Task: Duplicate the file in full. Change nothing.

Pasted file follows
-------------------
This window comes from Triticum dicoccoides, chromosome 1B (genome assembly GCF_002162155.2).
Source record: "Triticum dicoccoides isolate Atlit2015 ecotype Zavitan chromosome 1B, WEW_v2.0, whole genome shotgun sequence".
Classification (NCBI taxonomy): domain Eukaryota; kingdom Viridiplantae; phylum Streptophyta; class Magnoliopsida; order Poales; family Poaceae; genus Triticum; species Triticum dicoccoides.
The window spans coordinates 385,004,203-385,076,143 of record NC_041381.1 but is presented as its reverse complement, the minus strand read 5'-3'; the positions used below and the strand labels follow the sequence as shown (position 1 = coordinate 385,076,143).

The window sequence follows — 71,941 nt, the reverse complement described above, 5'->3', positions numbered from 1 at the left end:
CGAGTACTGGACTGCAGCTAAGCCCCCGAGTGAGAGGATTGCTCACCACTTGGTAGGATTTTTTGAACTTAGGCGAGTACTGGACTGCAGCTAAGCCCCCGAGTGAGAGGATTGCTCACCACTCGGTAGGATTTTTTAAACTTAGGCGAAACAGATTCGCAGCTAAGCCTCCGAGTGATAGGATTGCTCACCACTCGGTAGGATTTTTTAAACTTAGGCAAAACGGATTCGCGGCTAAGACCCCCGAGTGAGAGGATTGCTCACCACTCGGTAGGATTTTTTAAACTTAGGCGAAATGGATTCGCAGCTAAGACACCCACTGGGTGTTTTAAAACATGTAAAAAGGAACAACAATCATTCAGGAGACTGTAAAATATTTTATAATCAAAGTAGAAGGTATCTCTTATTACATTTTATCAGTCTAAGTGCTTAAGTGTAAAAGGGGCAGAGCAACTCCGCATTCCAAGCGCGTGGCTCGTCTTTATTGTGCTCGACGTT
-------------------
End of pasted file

This window comes from Triticum dicoccoides, chromosome 1B (genome assembly GCF_002162155.2).
Source record: "Triticum dicoccoides isolate Atlit2015 ecotype Zavitan chromosome 1B, WEW_v2.0, whole genome shotgun sequence".
Classification (NCBI taxonomy): domain Eukaryota; kingdom Viridiplantae; phylum Streptophyta; class Magnoliopsida; order Poales; family Poaceae; genus Triticum; species Triticum dicoccoides.
The window spans coordinates 385,004,203-385,076,143 of record NC_041381.1 but is presented as its reverse complement, the minus strand read 5'-3'; the positions used below and the strand labels follow the sequence as shown (position 1 = coordinate 385,076,143).

The window sequence follows — 71,941 nt, the reverse complement described above, 5'->3', positions numbered from 1 at the left end:
CGAGTACTGGACTGCAGCTAAGCCCCCGAGTGAGAGGATTGCTCACCACTTGGTAGGATTTTTTGAACTTAGGCGAGTACTGGACTGCAGCTAAGCCCCCGAGTGAGAGGATTGCTCACCACTCGGTAGGATTTTTTAAACTTAGGCGAAACAGATTCGCAGCTAAGCCTCCGAGTGATAGGATTGCTCACCACTCGGTAGGATTTTTTAAACTTAGGCAAAACGGATTCGCGGCTAAGACCCCCGAGTGAGAGGATTGCTCACCACTCGGTAGGATTTTTTAAACTTAGGCGAAATGGATTCGCAGCTAAGACACCCACTGGGTGTTTTAAAACATGTAAAAAGGAACAACAATCATTCAGGAGACTGTAAAATATTTTATAATCAAAGTAGAAGGTATCTCTTATTACATTTTATCAGTCTAAGTGCTTAAGTGTAAAAGGGGCAGAGCAACTCCGCATTCCAAGCGCGTGGCTCGTCTTTATTGTGCTCGACGTT